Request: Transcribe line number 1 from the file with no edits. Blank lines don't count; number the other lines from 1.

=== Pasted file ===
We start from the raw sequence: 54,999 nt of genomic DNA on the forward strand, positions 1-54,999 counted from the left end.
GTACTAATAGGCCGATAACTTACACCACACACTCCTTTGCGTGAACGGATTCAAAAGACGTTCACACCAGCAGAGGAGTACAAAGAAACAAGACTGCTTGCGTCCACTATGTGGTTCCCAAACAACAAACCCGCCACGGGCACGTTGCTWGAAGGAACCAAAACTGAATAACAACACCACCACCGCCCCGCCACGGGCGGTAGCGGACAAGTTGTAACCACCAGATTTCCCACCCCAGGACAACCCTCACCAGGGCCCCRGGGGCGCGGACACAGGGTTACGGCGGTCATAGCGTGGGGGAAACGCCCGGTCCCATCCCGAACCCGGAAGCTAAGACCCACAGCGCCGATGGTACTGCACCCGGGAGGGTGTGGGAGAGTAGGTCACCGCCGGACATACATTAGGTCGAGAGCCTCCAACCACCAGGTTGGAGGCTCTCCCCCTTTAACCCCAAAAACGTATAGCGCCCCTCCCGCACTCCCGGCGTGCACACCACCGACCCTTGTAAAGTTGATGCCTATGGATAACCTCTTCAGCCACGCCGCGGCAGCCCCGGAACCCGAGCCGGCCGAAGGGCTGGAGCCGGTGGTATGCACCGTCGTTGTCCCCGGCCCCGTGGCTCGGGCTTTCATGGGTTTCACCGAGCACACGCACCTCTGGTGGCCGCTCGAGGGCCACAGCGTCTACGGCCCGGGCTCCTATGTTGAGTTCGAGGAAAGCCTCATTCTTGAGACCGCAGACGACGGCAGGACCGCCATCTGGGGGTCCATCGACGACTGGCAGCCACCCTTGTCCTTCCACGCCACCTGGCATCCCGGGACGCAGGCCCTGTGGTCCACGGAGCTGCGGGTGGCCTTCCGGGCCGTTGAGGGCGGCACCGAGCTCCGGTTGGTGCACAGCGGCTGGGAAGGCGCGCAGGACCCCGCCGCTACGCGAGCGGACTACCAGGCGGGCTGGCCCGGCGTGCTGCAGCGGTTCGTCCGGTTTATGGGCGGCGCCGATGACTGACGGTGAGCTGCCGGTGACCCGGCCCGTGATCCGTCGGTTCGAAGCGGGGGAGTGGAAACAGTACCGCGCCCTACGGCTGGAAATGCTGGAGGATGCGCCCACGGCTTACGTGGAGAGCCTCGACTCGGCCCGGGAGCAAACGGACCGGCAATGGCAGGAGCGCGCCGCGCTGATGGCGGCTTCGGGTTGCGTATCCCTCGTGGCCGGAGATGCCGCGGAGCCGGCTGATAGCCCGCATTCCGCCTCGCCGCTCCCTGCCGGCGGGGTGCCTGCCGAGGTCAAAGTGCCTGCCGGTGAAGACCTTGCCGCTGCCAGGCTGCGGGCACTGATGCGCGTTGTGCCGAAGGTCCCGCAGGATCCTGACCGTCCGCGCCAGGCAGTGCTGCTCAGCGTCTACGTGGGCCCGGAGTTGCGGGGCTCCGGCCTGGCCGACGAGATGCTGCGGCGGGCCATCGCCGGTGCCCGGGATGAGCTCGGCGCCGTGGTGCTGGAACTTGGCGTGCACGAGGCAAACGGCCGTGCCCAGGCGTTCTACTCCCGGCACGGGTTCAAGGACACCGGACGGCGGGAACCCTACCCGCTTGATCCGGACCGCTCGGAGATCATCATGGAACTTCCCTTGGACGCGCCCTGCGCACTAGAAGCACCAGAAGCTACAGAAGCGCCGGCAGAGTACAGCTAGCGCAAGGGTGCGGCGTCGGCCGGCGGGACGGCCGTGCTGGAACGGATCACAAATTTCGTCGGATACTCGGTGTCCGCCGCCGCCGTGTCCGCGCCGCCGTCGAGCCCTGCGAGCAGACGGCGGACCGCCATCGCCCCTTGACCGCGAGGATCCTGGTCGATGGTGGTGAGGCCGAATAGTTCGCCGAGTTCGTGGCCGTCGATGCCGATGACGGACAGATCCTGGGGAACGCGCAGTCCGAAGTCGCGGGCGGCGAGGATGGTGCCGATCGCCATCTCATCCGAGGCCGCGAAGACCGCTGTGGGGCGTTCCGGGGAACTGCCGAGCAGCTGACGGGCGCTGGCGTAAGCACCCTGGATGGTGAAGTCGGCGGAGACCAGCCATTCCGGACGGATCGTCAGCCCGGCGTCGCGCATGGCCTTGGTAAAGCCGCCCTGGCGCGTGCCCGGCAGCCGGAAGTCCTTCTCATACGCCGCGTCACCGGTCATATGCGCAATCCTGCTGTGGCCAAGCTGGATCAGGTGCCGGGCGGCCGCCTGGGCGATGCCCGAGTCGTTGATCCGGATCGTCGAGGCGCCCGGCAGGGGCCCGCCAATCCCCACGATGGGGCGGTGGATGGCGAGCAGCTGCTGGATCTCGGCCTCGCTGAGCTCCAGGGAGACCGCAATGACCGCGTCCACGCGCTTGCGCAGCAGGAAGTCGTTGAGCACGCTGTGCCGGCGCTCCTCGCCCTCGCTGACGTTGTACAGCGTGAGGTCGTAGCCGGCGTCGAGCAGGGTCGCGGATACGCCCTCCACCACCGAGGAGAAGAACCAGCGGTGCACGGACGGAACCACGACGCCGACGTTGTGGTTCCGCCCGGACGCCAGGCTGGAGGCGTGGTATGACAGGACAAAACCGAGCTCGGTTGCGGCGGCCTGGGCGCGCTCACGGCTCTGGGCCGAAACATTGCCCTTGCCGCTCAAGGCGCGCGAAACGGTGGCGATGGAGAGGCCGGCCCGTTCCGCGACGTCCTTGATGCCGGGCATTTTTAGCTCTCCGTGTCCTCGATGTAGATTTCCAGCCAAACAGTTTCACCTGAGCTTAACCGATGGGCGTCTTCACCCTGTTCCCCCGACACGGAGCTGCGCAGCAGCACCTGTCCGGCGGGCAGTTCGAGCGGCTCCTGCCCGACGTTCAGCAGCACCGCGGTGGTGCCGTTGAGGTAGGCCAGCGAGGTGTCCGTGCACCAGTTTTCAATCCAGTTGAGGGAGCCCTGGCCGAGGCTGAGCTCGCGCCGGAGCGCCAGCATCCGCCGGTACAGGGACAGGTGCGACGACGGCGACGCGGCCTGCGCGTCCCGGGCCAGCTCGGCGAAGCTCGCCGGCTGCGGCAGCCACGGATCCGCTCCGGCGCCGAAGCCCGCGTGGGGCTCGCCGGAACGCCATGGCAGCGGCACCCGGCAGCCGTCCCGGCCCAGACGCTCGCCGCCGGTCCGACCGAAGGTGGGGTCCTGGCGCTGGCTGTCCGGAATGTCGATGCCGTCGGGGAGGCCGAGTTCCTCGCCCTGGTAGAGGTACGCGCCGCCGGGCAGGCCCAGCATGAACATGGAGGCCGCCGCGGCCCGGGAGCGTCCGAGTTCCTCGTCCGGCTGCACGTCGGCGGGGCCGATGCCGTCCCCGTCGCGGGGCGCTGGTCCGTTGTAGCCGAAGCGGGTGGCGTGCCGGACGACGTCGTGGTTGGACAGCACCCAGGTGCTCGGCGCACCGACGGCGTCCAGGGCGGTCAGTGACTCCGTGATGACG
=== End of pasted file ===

We start from the raw sequence: 54,999 nt of genomic DNA on the forward strand, positions 1-54,999 counted from the left end.